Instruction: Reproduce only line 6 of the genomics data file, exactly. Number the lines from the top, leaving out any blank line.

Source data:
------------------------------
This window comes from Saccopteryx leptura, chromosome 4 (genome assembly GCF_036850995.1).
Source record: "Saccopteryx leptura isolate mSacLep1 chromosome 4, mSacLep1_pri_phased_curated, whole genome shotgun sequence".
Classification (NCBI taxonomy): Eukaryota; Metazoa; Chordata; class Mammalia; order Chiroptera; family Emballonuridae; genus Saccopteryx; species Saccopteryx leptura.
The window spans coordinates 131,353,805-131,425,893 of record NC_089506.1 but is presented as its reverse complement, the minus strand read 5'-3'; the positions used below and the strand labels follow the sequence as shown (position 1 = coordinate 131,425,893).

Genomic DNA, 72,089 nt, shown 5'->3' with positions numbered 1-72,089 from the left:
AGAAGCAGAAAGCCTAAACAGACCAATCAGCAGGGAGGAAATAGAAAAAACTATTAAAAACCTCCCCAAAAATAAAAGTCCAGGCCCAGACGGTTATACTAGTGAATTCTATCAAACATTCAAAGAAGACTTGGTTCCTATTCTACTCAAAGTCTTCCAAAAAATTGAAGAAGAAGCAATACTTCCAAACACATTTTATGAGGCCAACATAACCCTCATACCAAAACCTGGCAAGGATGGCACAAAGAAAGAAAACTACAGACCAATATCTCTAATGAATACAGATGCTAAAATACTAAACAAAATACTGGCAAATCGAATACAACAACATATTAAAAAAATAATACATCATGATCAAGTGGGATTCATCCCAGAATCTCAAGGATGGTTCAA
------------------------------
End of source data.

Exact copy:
AGAAGCAGAAAGCCTAAACAGACCAATCAGCAGGGAGGAAATAGAAAAAACTATTAAAAACCTCCCCAAAAATAAAAGTCCAGGCCCAGACGGTTATACTAGTGAATTCTATCAAACATTCAAAGAAGACTTGGTTCCTATTCTACTCAAAGTCTTCCAAAAAATTGAAGAAGAAGCAATACTTCCAAACACATTTTATGAGGCCAACATAACCCTCATACCAAAACCTGGCAAGGATGGCACAAAGAAAGAAAACTACAGACCAATATCTCTAATGAATACAGATGCTAAAATACTAAACAAAATACTGGCAAATCGAATACAACAACATATTAAAAAAATAATACATCATGATCAAGTGGGATTCATCCCAGAATCTCAAGGATGGTTCAA